Cleanup crews and local officials are scrambling to confront challenges ranging from chemical residue to protesting families five days after a chemical storage facility exploded in the northern Chinese city of Tianjin.
Fires continue to smolder at the site of the blast that has already taken 114 lives with 70 more people missing, and nearby residents have been evacuated in anticipation of changing winds and rainfall. Officials believe the warehouse that exploded was home to over 700 tons of sodium cyanide, a substance that can produce deadly toxins when it comes into contact with water.
At a press conference Monday, He Shushan, deputy mayor of Tianjin, told reporters that most of the sodium cyanide will be cleared from the site by Monday evening, while military officials guaranteed that there would be “no secondary damage to the people” outside of the evacuation zone. That proved little comfort for area residents who feared the worst.
"I asked my in-laws to take my daughter home. I don't want them to stay here," Tian Binyan, a migrant worker, told CNN. "I'm worried. I heard it's going to rain later and that would make the air toxic."
As cleanup crews hustle to clear the blast site, local officials face mounting frustration from two main groups: nearby homeowners demanding compensation for their property, and the families of firefighters desperate for information about their loved ones.
Both Sunday and Monday saw protests by residents -- some with their heads still wrapped in bandages -- demanding to know how a chemical facility was located so close to their homes and calling on the government to purchase their damaged homes outright.
Even more emotionally fraught have been the protests by families of firefighters. Many of the firefighters who responded to the blaze were contracted by the local port authority rather than the military. That could potentially put them “outside the system,” meaning they would be excluded from the compensation and recognition granted to official military firefighters. The South China Morning Post reports that on Sunday, about 40 family members of firefighters marched to the local government offices demanding information and equal treatment for their family members.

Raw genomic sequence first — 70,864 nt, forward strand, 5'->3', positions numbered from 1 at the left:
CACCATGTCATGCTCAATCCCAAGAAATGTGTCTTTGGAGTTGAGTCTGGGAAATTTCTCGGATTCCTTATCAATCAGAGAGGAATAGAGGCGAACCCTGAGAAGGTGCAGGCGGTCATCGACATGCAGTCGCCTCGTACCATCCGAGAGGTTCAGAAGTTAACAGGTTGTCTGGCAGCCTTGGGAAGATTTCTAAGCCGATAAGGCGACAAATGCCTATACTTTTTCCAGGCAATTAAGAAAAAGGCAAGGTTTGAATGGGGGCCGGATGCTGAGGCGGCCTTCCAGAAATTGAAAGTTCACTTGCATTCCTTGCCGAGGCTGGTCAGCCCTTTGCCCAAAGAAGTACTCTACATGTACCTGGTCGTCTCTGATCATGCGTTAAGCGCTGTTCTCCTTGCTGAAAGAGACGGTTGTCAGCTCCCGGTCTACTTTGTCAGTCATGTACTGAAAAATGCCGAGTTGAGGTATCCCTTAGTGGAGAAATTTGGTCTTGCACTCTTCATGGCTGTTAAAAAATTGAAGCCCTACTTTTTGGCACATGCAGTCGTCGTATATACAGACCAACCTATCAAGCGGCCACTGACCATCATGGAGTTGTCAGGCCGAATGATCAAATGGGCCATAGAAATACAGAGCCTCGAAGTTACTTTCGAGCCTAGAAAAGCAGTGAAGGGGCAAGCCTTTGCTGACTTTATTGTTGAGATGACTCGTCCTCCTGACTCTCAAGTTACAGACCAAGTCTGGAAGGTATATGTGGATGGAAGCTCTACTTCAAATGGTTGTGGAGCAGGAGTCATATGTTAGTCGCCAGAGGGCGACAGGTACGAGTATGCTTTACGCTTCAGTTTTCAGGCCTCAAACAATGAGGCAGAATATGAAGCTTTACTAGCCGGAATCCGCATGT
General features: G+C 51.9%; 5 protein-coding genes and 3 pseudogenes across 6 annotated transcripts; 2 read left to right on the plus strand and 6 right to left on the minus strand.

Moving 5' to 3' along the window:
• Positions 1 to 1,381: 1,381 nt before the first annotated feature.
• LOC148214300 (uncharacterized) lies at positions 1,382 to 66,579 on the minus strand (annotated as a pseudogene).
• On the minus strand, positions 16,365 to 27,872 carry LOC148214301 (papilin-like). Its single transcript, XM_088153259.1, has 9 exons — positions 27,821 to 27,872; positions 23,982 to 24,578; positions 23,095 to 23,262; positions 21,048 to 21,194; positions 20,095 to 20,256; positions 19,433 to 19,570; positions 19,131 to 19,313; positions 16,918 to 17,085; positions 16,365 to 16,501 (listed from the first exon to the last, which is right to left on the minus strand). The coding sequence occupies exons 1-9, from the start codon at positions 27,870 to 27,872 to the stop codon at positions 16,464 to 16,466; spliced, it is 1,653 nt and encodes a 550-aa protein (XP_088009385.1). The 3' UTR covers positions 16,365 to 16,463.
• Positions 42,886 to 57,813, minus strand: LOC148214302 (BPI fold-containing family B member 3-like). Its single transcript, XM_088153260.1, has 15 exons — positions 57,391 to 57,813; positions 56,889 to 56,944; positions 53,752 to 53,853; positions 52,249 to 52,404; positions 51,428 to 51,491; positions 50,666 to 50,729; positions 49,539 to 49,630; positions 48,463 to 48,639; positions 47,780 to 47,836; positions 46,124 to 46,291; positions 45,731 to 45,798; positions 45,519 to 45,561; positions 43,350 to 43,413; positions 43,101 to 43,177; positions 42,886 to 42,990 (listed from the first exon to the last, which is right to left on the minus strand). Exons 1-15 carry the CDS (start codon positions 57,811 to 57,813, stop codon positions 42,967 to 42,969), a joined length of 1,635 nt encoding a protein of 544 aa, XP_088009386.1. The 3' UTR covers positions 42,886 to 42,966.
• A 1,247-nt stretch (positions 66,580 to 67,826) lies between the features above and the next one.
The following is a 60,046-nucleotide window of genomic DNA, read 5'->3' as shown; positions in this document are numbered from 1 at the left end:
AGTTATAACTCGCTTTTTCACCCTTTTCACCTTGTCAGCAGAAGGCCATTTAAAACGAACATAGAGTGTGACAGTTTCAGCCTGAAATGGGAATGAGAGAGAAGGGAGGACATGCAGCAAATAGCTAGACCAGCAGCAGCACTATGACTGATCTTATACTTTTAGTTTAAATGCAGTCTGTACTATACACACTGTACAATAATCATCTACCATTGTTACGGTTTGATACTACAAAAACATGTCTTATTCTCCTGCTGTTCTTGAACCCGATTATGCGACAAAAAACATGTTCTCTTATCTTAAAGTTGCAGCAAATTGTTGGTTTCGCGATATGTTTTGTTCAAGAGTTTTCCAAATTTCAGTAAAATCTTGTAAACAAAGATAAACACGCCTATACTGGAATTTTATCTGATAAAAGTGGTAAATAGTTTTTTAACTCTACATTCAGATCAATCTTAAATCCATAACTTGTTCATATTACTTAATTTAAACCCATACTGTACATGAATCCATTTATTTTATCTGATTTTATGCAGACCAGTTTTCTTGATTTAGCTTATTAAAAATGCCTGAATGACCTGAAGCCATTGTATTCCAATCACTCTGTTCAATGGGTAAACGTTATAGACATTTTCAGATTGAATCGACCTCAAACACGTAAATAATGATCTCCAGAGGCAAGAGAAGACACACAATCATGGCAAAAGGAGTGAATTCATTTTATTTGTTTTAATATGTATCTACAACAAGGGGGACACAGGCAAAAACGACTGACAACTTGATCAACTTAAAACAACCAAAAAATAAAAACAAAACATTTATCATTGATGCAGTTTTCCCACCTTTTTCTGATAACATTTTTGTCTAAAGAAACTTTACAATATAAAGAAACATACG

Yuan Chenggang, father of a missing 18-year-old firefighter, vented his frustration.
"We've been here for four days, but still haven't met anyone who can tell us anything useful," he told the Post while outside the local government headquarters.
On Monday, local and national authorities attempted to address these issues. In a press conference, authorities said 85 firefighters remained missing, 72 of whom had been contracted by the local port. In a rare impromptu interview in Tianjin, Chinese Premier Li Keqiang told Hong Kong’s i-Cable news that every firefighter’s sacrifice would be equally recognized.
“For our heroes, no one is 'outside the system,'” Li said. “Regardless of whether they’re firefighting officers or non-military firefighting workers, we will treat them the same.”
Even as officials moved to calm anger over compensation to families and residents, Chinese media began reporting on the official ties of Ruihai Logistics, the owner of the chemical warehouse that exploded. On Sunday, the investigative media outlet Caijing quoted industry insiders who claimed that Ruihai’s listed stockholders are merely a front for the real owners -- one of whom, sources claimed, is the son of the former head of the port’s public security bureau.
Those accusations have yet to be confirmed, but they are feeding speculation that preferential treatment or corruption may have helped lay the groundwork for the massive blaze. Chinese authorities have pledged a full-fledged investigation, citing President Xi Jinping’s ongoing corruption crackdown as evidence that any malfeasance will be punished.
For now, however, most of the punishment has been directed at newspapers and social media accounts accused of “spreading rumors” about the blast. China’s Internet regulator said it has suspended or revoked the licenses of 50 websites for claiming there's been looting at malls, or for reporting death tolls of more than 1,000 people. Chinese authorities have taken a hard line on “rumors” in recent years, attempting to confine reporters to using official channels. In the days following the explosion, an academic monitoring Chinese social media reported a tenfold increase in censorship.